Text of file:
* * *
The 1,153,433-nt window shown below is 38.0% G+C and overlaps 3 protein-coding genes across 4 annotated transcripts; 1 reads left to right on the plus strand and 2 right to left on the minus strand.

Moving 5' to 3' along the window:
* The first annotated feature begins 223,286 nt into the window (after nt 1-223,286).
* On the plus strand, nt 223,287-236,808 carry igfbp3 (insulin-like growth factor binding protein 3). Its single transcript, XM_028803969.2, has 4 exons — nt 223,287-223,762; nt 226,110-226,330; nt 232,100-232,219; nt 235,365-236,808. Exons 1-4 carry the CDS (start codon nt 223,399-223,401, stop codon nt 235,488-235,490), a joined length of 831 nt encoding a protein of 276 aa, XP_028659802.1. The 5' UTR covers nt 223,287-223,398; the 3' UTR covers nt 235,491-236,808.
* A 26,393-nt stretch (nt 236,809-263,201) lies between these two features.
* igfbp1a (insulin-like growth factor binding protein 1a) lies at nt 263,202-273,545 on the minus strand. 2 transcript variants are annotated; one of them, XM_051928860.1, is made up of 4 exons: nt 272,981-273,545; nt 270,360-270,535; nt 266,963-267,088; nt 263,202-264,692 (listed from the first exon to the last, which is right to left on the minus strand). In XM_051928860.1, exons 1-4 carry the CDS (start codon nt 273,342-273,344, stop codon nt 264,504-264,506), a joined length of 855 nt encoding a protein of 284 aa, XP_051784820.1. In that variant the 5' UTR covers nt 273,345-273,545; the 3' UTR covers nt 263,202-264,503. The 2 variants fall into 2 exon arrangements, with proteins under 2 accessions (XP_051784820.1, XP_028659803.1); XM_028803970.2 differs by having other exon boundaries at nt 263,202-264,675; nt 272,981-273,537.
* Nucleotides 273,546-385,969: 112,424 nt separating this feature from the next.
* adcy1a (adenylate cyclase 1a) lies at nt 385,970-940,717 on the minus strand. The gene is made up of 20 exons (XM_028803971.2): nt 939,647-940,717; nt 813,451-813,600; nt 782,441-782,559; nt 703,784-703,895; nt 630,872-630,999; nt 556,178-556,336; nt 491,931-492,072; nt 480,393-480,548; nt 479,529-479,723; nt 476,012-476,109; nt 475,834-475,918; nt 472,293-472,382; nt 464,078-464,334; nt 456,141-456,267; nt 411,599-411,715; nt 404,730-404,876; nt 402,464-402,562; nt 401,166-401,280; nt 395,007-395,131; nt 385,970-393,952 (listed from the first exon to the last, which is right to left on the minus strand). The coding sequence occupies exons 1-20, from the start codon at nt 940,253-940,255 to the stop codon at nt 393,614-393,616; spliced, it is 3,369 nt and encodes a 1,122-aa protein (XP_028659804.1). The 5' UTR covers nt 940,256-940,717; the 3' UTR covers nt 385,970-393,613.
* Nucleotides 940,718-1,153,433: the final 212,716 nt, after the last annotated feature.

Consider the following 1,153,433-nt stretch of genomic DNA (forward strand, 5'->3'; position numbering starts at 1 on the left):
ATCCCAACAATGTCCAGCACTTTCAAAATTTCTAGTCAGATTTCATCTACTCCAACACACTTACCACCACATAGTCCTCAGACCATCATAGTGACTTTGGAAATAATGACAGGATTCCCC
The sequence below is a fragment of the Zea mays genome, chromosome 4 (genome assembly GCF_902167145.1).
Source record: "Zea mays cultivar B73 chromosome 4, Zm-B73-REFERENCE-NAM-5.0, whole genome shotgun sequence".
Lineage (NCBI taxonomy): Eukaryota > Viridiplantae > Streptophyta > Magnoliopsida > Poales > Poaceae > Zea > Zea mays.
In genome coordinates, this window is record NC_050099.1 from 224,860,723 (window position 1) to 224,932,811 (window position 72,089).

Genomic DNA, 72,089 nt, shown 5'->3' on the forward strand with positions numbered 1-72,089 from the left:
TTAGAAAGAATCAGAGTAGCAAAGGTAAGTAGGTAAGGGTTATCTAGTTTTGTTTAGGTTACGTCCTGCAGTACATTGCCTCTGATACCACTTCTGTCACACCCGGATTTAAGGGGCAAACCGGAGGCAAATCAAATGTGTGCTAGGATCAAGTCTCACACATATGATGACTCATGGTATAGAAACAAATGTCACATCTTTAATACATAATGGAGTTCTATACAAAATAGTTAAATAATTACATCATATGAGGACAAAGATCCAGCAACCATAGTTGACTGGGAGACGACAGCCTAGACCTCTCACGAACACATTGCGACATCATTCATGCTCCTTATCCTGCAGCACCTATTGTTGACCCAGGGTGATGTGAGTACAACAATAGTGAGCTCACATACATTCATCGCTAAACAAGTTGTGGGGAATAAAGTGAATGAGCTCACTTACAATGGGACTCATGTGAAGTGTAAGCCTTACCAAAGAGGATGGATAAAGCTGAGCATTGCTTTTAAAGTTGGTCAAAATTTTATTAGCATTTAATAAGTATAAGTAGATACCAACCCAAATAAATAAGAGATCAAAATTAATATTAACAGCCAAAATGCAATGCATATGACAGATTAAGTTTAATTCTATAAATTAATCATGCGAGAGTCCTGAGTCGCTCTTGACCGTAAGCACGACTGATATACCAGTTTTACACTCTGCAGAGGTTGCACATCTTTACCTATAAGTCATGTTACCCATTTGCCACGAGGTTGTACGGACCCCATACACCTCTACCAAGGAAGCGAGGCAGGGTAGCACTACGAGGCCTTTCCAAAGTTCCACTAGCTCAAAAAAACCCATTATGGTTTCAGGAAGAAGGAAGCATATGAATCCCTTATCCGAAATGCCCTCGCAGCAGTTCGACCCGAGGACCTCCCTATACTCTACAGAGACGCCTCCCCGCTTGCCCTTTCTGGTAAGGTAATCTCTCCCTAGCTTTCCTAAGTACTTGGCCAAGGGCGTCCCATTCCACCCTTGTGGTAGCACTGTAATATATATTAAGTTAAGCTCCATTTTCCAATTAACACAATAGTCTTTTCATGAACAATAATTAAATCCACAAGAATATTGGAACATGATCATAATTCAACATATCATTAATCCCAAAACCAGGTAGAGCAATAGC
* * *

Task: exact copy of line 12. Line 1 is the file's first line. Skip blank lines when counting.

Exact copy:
The sequence below is a fragment of the Zea mays genome, chromosome 4 (genome assembly GCF_902167145.1).